Last night as I was getting ready to sleep, I noticed that despite it being 23:50 the fireworks were still going strong and it might be a bit hard to fall asleep. I pulled out my phone and took a two minute recording. This is unedited other than to strip off the video and convert to mp3.
At MinneBar, at least two people were trying to set up collaborative waves on Google Wave, but didn't know how to add Public so anyone could access them. As the UI for doing so is quite poor and text instructions ended up with me being added and then adding Public myself, I thought I'd throw up a couple screen shots.
First step is to choose the + to add a contact, and type firstname.lastname@example.org. The system will report "User does not have a Google Wave account."
Ignore the lack of active buttons, and just press Enter on your keyboard (while the text cursor is still in the Address box). Public should now appear on your Contacts list and can be added to waves as desired. Note that it is only retained in your Contacts list until the current wave window is closed, so this procedure unfortunately needs to be repeated for each session in which you want to make a wave public.
A wave can be shared by just copying the URL as you view it, and sharing it with anyone who has access, which in the case of a public wave is currently anyone with a Google Wave account.
Besides being π Day, today was also Make: Day at the Science Museum of Minnesota. In a
collaboration with Make:
television (which is from TPT),
individual and community-made projects were displayed around the museum.
I think my favorite quote from the day was when a little kid pointed to
a tabletop trebuchet and John Park said
Oh, it's perfectly safe. Push
down on it as hard as you can. A small beanbag was quickly launched
at head level through the crowd.
For exhibits, there were plenty of robots from Twin Cities Robotics Club, as well as some robots from a high school. Both apparently have competitions somewhat regularly. Kinda like Battle Bots, but in just achieving a goal (push the other one out or shoot baskets from an unknown but likely slick surface) rather than destroying other robots.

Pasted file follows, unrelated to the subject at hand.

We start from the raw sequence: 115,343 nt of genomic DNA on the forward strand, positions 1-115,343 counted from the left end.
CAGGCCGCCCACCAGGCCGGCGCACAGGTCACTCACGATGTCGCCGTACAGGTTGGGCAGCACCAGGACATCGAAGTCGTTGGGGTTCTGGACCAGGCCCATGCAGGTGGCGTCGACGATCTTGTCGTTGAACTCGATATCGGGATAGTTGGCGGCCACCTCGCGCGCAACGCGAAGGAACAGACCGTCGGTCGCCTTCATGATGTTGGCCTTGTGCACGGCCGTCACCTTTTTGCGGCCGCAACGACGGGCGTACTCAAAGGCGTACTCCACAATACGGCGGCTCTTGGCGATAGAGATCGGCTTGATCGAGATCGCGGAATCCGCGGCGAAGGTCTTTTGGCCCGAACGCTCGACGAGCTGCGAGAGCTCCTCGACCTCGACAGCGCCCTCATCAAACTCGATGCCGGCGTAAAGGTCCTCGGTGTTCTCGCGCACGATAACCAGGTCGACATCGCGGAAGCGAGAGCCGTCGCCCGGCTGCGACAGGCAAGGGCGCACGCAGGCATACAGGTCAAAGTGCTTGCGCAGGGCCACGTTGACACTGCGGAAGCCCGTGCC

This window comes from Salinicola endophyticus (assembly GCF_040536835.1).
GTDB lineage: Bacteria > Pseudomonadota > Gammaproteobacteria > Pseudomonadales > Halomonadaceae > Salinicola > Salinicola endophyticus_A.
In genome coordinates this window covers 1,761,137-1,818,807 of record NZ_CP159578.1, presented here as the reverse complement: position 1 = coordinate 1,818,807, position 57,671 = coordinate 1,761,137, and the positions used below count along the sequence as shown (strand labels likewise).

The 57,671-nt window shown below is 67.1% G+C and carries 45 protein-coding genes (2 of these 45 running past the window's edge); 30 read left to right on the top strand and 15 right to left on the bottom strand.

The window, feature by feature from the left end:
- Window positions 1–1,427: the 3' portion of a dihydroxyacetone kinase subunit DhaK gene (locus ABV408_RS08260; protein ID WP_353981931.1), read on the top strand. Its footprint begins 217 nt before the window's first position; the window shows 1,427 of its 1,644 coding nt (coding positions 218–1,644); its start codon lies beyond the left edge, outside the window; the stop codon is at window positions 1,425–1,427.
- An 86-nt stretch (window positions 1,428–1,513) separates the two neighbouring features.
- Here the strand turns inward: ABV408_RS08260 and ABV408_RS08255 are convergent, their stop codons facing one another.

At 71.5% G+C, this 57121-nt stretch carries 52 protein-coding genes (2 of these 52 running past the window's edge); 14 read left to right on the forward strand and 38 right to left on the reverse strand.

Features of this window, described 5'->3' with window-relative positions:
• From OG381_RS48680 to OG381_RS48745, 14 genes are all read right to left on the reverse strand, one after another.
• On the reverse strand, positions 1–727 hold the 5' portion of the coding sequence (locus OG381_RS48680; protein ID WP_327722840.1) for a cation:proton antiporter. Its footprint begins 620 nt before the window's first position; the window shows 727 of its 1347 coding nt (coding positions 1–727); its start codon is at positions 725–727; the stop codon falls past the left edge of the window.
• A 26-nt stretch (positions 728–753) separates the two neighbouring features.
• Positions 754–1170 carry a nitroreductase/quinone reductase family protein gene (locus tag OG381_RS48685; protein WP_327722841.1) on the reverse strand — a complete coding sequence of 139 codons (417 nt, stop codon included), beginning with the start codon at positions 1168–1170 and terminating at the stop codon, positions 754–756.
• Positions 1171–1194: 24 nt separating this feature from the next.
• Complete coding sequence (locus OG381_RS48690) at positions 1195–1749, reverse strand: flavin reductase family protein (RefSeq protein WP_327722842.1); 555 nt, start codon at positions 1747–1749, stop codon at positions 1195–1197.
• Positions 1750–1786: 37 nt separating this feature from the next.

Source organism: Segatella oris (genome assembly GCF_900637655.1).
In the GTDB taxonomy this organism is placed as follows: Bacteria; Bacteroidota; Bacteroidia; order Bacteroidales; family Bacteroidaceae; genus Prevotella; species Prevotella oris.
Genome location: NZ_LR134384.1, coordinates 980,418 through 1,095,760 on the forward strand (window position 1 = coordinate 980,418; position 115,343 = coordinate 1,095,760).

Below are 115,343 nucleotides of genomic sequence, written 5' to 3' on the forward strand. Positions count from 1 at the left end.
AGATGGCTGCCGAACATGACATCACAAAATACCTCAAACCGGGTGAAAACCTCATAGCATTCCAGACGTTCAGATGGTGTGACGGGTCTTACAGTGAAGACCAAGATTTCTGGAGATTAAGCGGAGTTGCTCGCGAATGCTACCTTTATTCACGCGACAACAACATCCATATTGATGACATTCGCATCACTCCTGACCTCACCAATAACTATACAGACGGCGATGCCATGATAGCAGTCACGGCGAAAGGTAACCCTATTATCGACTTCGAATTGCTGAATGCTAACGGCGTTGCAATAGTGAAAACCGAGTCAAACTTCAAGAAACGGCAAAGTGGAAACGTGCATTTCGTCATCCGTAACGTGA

One exhibit was Tripoli Minnesota
High Power Rocketry Club, which unfortunately didn't have any actual
rockets there (given the size in photos, they wouldn't have really fit).
As one of the guys said while handing us a flyer,
Rockets for big
boys. They have a launch day on May 9 from 9am to around 4pm, which
could be an interesting event. A prominent line on the brochure is
Spectators Welcome — anyone interested in going to watch on
May 9 or one of their other scheduled dates this summer?
The Flash & Glow exhibit was rather interesting. It was very interesting material to play with, but unfortunately does not appear to be cheap. The 3D printing and many audio devices were interesting as well. Links to the different projects are available on the Make: Day site.
I posted links to web versions of the timelapse videos on Twitter recently, mentioning I'd eventually post the real versions (that don't look horrible from compression, but are also several hundred MB each). I did get them online recently, but never really publicized the links. I now have a page online linking most of my Brushaber Commons construction captures (photos and videos). Enjoy.
This message came through one of the mailing lists I read.
This is an automatic reply. My mailbox does not accept messages without a Subject. Your email did not appear to contain a Subject and was automatically deleted. Please re-send it with a meaningful subject and I will receive your message and respond.
While the fact that it went to the list is indicative of a rather broken auto-responder system, I thought the message itself was funny and maybe even a useful thing to do in certain limited cases. Although it might be most appropriate for subjects that consist of things like "read this" or "important" rather than blank.